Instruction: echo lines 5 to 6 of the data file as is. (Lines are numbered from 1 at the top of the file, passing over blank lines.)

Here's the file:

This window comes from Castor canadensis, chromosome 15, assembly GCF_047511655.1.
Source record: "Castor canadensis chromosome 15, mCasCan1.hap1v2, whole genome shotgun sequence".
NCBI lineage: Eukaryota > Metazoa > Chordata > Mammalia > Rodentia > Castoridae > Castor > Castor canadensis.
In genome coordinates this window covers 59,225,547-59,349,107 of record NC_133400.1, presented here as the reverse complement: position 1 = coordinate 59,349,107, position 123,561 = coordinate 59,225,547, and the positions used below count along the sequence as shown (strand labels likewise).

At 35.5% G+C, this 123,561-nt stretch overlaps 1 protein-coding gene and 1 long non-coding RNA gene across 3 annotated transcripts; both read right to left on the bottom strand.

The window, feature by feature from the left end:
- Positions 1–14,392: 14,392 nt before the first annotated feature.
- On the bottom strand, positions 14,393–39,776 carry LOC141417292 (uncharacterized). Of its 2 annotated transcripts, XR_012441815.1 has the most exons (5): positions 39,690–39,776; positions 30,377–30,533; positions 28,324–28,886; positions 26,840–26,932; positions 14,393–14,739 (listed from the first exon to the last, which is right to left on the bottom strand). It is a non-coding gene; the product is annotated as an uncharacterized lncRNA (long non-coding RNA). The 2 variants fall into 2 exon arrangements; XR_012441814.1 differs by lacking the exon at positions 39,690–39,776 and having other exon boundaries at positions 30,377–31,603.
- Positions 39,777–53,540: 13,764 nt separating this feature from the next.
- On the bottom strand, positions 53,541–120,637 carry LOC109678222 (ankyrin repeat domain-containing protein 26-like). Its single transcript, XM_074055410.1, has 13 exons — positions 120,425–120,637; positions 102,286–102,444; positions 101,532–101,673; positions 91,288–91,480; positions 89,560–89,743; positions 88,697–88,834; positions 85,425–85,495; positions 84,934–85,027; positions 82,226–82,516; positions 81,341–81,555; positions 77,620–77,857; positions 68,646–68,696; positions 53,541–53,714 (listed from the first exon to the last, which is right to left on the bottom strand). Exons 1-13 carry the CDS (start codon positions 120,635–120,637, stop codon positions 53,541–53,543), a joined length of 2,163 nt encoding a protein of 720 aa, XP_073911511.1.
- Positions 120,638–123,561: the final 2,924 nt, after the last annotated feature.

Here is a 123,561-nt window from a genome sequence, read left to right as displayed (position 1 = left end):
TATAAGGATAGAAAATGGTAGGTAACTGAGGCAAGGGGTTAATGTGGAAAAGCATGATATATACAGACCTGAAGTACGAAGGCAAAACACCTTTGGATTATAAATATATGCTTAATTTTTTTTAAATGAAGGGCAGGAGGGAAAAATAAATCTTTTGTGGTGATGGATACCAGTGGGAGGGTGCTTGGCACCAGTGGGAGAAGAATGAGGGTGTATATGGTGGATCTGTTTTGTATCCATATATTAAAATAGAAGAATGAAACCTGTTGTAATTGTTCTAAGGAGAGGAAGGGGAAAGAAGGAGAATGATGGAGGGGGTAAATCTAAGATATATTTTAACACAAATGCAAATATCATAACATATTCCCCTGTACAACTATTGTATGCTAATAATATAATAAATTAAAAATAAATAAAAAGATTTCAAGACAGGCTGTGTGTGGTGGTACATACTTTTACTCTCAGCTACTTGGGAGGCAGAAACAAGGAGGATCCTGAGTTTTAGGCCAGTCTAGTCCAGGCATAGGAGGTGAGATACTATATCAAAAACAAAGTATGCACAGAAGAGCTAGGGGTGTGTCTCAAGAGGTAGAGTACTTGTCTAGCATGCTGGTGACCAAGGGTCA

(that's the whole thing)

At 35.5% G+C, this 123,561-nt stretch overlaps 1 protein-coding gene and 1 long non-coding RNA gene across 3 annotated transcripts; both read right to left on the bottom strand.

The window, feature by feature from the left end: